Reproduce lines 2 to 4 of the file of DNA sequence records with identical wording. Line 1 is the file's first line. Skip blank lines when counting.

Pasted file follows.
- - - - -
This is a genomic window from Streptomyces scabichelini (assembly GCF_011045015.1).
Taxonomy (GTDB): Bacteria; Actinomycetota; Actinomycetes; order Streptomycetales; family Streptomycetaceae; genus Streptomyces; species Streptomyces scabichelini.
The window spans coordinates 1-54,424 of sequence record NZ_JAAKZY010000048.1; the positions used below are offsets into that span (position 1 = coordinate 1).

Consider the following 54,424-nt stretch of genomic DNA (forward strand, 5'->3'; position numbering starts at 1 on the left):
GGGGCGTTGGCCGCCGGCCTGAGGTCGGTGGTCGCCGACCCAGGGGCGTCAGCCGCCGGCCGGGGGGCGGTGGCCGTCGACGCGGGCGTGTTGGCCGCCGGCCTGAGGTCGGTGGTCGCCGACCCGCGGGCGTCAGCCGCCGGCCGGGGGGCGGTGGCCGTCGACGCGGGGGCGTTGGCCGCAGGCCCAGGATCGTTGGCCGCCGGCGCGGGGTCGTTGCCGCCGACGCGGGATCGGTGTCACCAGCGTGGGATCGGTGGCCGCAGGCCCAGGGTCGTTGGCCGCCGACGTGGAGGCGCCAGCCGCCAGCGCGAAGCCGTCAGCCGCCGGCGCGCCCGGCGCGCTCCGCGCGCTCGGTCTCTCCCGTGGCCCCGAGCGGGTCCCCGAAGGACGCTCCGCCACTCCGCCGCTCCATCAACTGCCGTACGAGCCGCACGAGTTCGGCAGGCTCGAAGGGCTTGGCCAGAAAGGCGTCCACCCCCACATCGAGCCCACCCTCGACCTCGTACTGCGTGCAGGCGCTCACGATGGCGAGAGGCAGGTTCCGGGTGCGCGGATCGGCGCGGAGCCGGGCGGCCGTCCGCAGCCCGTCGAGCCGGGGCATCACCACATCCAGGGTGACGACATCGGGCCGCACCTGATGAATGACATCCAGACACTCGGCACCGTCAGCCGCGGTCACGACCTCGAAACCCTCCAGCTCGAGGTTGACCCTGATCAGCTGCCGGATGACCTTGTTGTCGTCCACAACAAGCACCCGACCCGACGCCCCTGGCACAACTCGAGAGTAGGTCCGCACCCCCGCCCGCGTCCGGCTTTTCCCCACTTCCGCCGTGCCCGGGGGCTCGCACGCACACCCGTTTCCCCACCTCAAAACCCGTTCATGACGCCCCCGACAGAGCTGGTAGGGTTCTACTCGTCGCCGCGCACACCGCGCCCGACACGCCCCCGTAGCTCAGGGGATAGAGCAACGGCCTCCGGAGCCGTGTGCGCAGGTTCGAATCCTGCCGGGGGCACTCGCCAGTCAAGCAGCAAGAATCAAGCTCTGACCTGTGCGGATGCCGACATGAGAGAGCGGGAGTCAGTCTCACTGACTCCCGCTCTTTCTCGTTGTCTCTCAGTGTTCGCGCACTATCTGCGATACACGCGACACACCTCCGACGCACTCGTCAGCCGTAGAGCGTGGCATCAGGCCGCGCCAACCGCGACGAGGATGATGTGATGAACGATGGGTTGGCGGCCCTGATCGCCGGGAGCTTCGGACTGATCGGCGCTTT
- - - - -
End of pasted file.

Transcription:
Taxonomy (GTDB): Bacteria; Actinomycetota; Actinomycetes; order Streptomycetales; family Streptomycetaceae; genus Streptomyces; species Streptomyces scabichelini.
The window spans coordinates 1-54,424 of sequence record NZ_JAAKZY010000048.1; the positions used below are offsets into that span (position 1 = coordinate 1).

Consider the following 54,424-nt stretch of genomic DNA (forward strand, 5'->3'; position numbering starts at 1 on the left):